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Florida pauses lacrosse, baseball after COVID-19 spikes; football’s rate low but rising

The Gators’ newest numbers are more worrisome than not.

COLLEGE BASEBALL: FEB 22 Miami at Florida Photo by Cliff Welch/Icon Sportswire via Getty Images

The Florida Gators released new reported numbers on COVID-19 testing among athletes and football players on Tuesday — and while the numbers overall are troublingly high, the numbers for football show current low levels of infection.

Per a release shared widely with media members, Florida has administered 1,564 tests to athletes since they began returning to campus on May 26, and gotten 103 positive results — but the numbers for September have 528 tests performed and 68 total positives. For football players, the totals are 692 tests performed and 29 positives since May 26, and 230 tests with just seven positive results in September.

The positivity rates derived from those numbers are 6.6 percent for all athletes since May 26; 4.2 percent for football players since May 26; 12.9 percent for all athletes in September; and 3.0 percent for football players in September.

Taken as a whole, these numbers can generally be interpreted as a fairly strong sign that Florida’s procedures and protocols — and athletes’ behavior — have been somewhat effective in keeping athletes free from COVID-19 infections. Rates of 4.2 and 3.0 percent for football players since their return to campus and during the last two weeks are especially impressive, as the state of Florida was dealing with mitigating rates far, far higher than that for most of the spring and summer — often in the double digits — before a recent decline.

But a 6.6 percent positivity rate for all athletes despite their proportionally smaller share of the testing population — while Florida’s football roster is obviously the largest of any sport the university fields at a varsity level, the athletes on the other 20 teams vastly outnumber the dozens of Gators gridders — is also somewhat higher than the total average for Alachua County, if right in line with the 6.67 percent rate reported for September 14.

(Bizarrely, Alachua County’s total positivity rate of 4.2 percent also mirrors Florida football’s total positivity rate to an uncanny degree.)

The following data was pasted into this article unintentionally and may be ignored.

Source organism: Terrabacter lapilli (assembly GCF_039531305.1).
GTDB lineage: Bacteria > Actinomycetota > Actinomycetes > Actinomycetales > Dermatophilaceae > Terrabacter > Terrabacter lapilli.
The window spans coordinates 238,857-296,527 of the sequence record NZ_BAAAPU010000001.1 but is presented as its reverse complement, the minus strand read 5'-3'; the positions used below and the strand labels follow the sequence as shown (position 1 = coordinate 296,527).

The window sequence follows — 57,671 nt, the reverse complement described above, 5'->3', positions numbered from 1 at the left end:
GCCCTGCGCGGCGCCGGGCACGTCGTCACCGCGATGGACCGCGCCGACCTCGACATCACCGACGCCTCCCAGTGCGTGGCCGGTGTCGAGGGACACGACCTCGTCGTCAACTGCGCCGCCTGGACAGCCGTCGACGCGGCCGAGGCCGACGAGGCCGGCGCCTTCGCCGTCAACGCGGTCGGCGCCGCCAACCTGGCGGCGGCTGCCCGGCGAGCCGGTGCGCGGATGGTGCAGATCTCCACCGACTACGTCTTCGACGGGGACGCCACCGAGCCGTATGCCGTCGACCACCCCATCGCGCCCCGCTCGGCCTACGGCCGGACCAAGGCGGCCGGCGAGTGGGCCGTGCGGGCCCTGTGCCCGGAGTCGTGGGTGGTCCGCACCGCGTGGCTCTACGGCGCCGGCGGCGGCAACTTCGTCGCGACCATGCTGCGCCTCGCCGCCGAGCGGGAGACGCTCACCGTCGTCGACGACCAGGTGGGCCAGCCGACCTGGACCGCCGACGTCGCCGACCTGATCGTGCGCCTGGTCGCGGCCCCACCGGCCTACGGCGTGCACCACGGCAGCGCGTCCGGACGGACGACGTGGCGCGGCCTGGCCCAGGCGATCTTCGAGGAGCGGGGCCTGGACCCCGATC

And the 12.9 percent rate among all athletes in September is deeply worrisome, eclipsing the rolling two-week Alachua County rate of 9.2 percent that has been climbing as students return en masse for the fall term and nearly halving the massive 27.1 percent positivity rate for students being tested at the Student Health Care Center through September 11. And while that latter number is high, it’s also reflective of a largely self-selecting population, while athletes are being tested regularly regardless of symptoms.

The September rate for athletes also likely reflects a significant active outbreak, as Florida released numbers last week that were far rosier: Just 42 of 1,227 total tests for athletes were positive, and just seven of 191 September tests were.

Of the 337 tests performed on Florida athletes in the last week, a staggering 61 came back positive for a positivity rate of 18.1 percent. And if that percentage is an accurate heat check for the entire athlete population, it’s far closer to the self-reporting student population than comfortable — and seems like a strong indicator that Florida’s athletes are almost as likely as Florida’s on-campus student body to catch the novel coronavirus.

Many of those cases may be accounted for by large outbreaks among Florida’s lacrosse and baseball teams, which Florida said in a statement would have all athletic activities paused. Per the statement, 31 positives were attributed to lacrosse, while 15 were reported from baseball.

And Florida’s soccer team is dealing with the fallout from three positive results and the associated quarantine mandates, which the program revealed Monday in conjunction with a postponement of its 2020 season opener against Missouri, originally (re-)scheduled for Friday, September 18.

Even football’s own small increase in raw numbers, from one positive test among 101 over the first week of September to six positive tests among 129 administered in the last week, gets the sport to a 4.7 percent rate that is relatively high compared to its arguably very impressive record thus far.

So this is, to be clear, a moment of importance for Florida’s chances of playing fall sports, and part of what every college and athletics department was bracing for all summer upon the eventual return of students to campus. Whether numbers continue to rise, plateau, or fall from here, especially with seasons just days or weeks from starting, may dictate what can happen for the Gators this fall.